Domi line sparks Canada past Finland at world...
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Dec 29, 2014  |  Vote 0    0

Domi line sparks Canada past Finland at world juniors

Line of Max Domi, Sam Reinhart and Anthony Duclair fuels offence at Bell Centre

OurWindsor.Ca

MONTREAL — When it comes right down to it, the combination of Sam Reinhart, Anthony Duclair and Max Domi seems to be unstoppable.

That line led the offence — Reinhart had two goals, Duclair one — as Canada earned its third win in three games, 4-1 over Finland on Monday night at the world junior championship.

While the other marquee pairing — Connor McDavid and Curtis Lazar, with an endless stream of left wingers — struggled the Reinhart line motors on.

Reinhart tapped in his own rebound to open the scoring on the power play at 5:32 of the first period. Then he finished off a majestic three-way passing play with Domi and Duclair at 13:34 of the second period.

Domi, son of ex-Leaf Tie Domi, has been a wonder here at the Bell Centre, a fan favourite for his dynamic play. The place wasn’t sold out again — though the crowd was better — but the fans on hand seemed to cheer loudest for Domi, who finished with two assists, including setting up Duclair for a third-period goal to give Canada some breathing room after Finland cut the lead in half.

Lazar added a late power-play goal to finish the scoring.

Goalie Zachary Fucale gets full marks in the win as Canada finally faced an opponent that was their equal in the ability to get shots at the net.

There came a point when one began to wonder if any team was going to score on Canada. Fucale had shut out Slovakia in the opener. Eric Comrie blanked Germany in game two. It marked the third time Canada had started the tournament with two shutouts and just the second time they were recorded by different goalies. The last was 2008, when Jonathan Bernier and Steve Mason did the trick.

But Finland is a stronger opponent than both Slovakia and Germany, one that plays a patient game and waits for mistakes. With Canada holding a 2-0 lead, defenceman Samuel Morin fanned on a pass in his own zone. The puck went straight to Artturi Lehkonen, who probably couldn’t believe his luck. He went in alone on Fucale and scored the first goal against Canada, at 18:26 of the second period. That ended Canada’s shutout streak at 158:26, leaving the Bernier-Mason Canadian record intact at 165:14. Russia (215:09 in 1999) holds the best overall tournament shutout streak.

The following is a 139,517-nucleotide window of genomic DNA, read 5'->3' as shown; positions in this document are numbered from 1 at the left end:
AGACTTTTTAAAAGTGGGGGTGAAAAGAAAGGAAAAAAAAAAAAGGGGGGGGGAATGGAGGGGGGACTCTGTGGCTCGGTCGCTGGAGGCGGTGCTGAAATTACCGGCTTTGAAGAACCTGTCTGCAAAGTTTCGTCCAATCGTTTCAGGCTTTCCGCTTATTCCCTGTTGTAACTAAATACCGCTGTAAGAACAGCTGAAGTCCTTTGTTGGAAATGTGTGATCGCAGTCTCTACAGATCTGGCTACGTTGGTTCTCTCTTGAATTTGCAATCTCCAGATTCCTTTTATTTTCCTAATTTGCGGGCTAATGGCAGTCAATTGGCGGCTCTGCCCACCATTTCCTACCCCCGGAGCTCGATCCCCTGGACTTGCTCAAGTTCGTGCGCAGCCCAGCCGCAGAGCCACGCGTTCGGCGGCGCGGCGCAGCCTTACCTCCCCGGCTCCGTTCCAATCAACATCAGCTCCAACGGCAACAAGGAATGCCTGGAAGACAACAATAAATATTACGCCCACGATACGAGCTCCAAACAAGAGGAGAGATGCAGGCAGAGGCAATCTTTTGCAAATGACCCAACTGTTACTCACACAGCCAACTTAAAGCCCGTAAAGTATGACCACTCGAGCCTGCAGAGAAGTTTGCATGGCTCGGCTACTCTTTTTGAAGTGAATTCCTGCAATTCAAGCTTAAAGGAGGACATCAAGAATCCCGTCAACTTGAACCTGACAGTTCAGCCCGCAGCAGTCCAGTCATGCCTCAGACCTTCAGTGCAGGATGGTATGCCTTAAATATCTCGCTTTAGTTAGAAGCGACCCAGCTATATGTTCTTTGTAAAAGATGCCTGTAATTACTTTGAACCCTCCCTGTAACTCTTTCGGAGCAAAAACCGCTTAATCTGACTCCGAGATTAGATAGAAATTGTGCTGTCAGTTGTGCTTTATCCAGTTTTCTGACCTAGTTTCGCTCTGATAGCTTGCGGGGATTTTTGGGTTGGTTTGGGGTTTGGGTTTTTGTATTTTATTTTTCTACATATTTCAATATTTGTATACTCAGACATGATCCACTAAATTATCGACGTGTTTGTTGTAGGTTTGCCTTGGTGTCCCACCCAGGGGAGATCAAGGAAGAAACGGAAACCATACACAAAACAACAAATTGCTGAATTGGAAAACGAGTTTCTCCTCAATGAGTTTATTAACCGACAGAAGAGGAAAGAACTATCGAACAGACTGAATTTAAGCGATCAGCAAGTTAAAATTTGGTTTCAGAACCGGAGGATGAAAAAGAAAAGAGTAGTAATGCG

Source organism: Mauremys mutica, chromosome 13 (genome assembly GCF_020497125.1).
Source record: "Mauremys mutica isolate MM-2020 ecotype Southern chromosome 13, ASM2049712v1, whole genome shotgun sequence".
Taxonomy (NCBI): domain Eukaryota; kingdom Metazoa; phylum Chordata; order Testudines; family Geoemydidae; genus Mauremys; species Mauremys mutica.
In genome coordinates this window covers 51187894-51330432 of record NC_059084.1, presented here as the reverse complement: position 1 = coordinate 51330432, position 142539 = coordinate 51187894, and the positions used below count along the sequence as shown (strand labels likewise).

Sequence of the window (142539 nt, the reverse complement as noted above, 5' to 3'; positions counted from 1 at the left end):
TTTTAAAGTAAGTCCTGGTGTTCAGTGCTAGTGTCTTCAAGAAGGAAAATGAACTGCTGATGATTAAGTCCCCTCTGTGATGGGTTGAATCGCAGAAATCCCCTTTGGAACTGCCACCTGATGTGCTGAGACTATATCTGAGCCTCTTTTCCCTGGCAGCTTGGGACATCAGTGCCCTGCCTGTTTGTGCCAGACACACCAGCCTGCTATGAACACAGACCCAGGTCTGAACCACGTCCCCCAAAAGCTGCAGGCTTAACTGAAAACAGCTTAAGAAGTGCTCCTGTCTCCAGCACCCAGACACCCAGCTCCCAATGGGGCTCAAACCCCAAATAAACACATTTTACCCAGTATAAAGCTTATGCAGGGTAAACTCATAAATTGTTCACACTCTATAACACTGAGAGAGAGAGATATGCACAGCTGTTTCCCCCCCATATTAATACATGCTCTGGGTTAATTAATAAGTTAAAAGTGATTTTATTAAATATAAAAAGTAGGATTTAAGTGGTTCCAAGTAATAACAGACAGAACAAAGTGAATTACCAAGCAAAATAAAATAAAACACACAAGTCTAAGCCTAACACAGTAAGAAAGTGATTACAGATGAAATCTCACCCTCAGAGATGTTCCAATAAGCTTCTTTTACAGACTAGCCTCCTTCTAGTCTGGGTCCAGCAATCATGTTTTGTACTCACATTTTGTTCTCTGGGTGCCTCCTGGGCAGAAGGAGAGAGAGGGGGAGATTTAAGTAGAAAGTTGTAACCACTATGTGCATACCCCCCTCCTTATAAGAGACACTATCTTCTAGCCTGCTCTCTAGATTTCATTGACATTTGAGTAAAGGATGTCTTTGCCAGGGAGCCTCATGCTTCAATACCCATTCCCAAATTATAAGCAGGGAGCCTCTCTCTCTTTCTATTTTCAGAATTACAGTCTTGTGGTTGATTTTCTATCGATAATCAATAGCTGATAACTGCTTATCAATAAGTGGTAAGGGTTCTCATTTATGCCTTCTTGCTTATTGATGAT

As Team Canada steamed through the first few days of the tournament, they vowed to keep a humble, workmanlike approach. They wouldn’t be goaded into taking penalties. They wouldn’t be providing any bulletin-board material for the opposition. That includes Finland, the team that humiliated Canada last year, 5-1, in the semifinals.

No Team Canada member — and there are seven on this team that lost to Finland last year — would bite when asked if Monday’s game was a grudge match of sorts. There are seven returning Finns, also. But it was a motivating factor going into the contest, said McDavid.

“A little bit. It’s never fun to lose to a team like that, especially in an elimination game. But this is a different tournament, different team.”

With the focus so much on the big names, it’s a little easy to lose sight of some of the role players who have adapted to coach Benoit Groulx’s plan and helped the goalies to their shutout run.

On top of that list is Leafs prospect Frederik Gauthier, who went into Monday night as the top faceoff man in the tournament with an 84.2 per cent success rate, having won 16 of 19 including 10-for-10 against Germany on Saturday.

“Every time in the circle, I try to do my best,” said Gauthier, who practises faceoffs and gets tips from the game’s best by watching videos. “I want to be good at faceoffs. I look at the pro guys and how they take faceoffs and get a few hints, but I’m just trying to do my best. Is there a trick? No, not really, just trying to win it, nothing more.”

Overall, Canada had won 67 of 105 faceoffs (63.8 per cent).

Gauthier is on the team because of his defensive talent, a rare quality in a junior hockey player, especially from the go-go Quebec Major Junior Hockey League.

“You have to be reliable in all three zones and Gauthier is an example of that, for sure,” said Fucale.

Gauthier is thriving as the fourth centre — i.e. the checking line, the other three loaded with offence. He’s also the team’s top penalty killer and takes just about every important defensive-zone faceoff.

“Personally, I think I’m doing good,” said Gauthier. “I’ve been doing my thing. The team is doing well, too. A good overall performance.

- This story is updated from an earlier version

Toronto Star

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